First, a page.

Whooping cough typically gets worse at night (Picture: Getty Images)
The 100-day cough that’s going around right now is no joke.
Cases of whooping cough or pertussis – given the 100-day nickname due to its persistent symptoms – have been on the rise in the UK recently, with infections more than tripling in the last six months of 2023 compared to the year prior.
Although it’s more dangerous for babies and young children, whooping cough is rarely pleasant.
The highly contagious bacterial infection of the lungs and breathing tubes may initially seem like a cold, presenting with symptoms like a runny nose and a sore throat. It can then develop into bouts of coughing lasting several minutes at a time, leaving you red in the face and sometimes even causing you to vomit.
These symptoms would be uncomfortable at the best of times, but whooping cough is especially frustrating because it tends to get worse at night, just as you’re trying to sleep.
Rest (along with fluids and painkillers) is the main recommendation given by the NHS for this, so it’s extra important you do so to recover. But since cough medicines and other remedies aren’t effective at easing whooping cough, sleep can become a struggle.
So if you’re reading this article in bed looking for a solution (in between coughing fits, that is), or searching for solutions the morning after a sleepless night before, hopefully these tips can help you drift off.
Tiredness won’t make you feel any better (Picture: Getty Images/iStockphoto)
Not only will a hot shower or bath and a cuppa make you feel a little more human amid your illness, warming up your body before bedtime promotes better sleep.
On behalf of Get Laid Beds, sleep expert and qualified GP Dr Daisy Mae said: ‘A nice warm bath an hour or so before bed will raise your temperature nicely while relaxing the muscles, and cooling down after a bath stimulates the production of the sleep hormone, melatonin. But take care not to have the bath too hot as this will only make you sweat.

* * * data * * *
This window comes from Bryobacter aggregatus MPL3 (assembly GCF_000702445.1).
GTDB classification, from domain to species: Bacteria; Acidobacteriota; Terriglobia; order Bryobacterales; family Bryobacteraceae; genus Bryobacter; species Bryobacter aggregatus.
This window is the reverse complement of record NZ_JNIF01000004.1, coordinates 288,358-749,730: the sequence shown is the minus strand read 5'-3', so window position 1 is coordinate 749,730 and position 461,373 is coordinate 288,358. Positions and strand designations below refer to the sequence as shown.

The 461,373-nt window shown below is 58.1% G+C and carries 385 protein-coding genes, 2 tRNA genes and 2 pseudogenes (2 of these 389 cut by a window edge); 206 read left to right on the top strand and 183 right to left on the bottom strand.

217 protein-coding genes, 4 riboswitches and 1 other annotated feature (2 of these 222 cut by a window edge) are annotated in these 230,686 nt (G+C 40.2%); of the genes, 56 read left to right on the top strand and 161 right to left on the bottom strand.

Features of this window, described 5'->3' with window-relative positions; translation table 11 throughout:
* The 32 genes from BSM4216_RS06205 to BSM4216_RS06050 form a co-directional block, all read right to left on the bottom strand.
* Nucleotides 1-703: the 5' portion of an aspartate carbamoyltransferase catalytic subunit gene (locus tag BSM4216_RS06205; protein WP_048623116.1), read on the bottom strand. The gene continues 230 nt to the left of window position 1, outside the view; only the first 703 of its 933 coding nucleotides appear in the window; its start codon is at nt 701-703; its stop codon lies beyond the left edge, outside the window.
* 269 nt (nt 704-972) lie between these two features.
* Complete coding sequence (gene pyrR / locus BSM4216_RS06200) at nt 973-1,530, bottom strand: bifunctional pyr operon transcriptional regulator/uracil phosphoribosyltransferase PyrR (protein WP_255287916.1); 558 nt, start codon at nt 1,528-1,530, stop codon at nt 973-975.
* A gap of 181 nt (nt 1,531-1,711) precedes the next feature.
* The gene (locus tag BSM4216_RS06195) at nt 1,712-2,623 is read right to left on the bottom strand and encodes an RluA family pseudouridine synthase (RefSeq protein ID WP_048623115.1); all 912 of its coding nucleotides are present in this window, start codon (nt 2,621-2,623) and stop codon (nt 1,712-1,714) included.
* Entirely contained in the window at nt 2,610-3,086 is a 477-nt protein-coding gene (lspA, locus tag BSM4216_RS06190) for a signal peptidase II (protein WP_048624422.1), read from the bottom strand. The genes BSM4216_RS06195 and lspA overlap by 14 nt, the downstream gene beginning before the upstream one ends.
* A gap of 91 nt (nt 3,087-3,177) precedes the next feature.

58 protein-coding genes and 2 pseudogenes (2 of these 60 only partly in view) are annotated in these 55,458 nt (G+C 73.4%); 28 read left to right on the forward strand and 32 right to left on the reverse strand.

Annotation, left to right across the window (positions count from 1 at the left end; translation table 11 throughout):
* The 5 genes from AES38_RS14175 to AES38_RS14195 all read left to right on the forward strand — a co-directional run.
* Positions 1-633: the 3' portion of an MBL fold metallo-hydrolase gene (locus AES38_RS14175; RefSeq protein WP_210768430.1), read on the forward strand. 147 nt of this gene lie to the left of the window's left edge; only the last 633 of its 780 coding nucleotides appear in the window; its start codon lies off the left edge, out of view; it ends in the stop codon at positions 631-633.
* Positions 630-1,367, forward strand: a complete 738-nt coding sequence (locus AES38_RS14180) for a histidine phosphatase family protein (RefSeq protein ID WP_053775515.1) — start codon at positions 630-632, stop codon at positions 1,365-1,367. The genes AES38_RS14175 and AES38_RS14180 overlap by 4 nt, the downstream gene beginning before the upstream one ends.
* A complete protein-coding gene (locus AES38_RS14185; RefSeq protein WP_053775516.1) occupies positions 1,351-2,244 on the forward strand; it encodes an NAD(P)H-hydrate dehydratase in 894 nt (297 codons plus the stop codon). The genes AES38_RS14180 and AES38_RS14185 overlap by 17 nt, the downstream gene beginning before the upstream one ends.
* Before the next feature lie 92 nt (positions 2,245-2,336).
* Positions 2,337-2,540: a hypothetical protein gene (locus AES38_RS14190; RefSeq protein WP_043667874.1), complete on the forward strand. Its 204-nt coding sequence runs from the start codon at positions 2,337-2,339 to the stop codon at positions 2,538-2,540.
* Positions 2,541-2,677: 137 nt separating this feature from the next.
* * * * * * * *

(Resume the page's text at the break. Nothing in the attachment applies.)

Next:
‘Combine this with a warm drink as you get ready for bed such as milk or a herbal, non-caffeinated tea and your body temperature should be just right as you plan to nod off.’
Whooping cough may present like a cold at first (Picture: Getty Images)
Reconsider your position
According to James Leinhardt, an expert in sleep posture who works with NHS trusts and social care throughout the UK, the position you sleep in can make all the difference.
He explains that your breathing may seem worse when you get into bed ‘because your respiratory system is lay flat, being pushed down by gravity and simply not being able to work how it does when you’re stood or sat up.’
James recommends propping up your mattress (rather than just your head, which can harm your neck and shoulders) with some pillows, books or magazines underneath so that your body isn’t flat, as well as sleeping on your side.
Use honey to soothe an irritated throat
Despite the fact that typical cough remedies aren’t suitable for whooping cough, you can ease the pain with a storecupboard staple.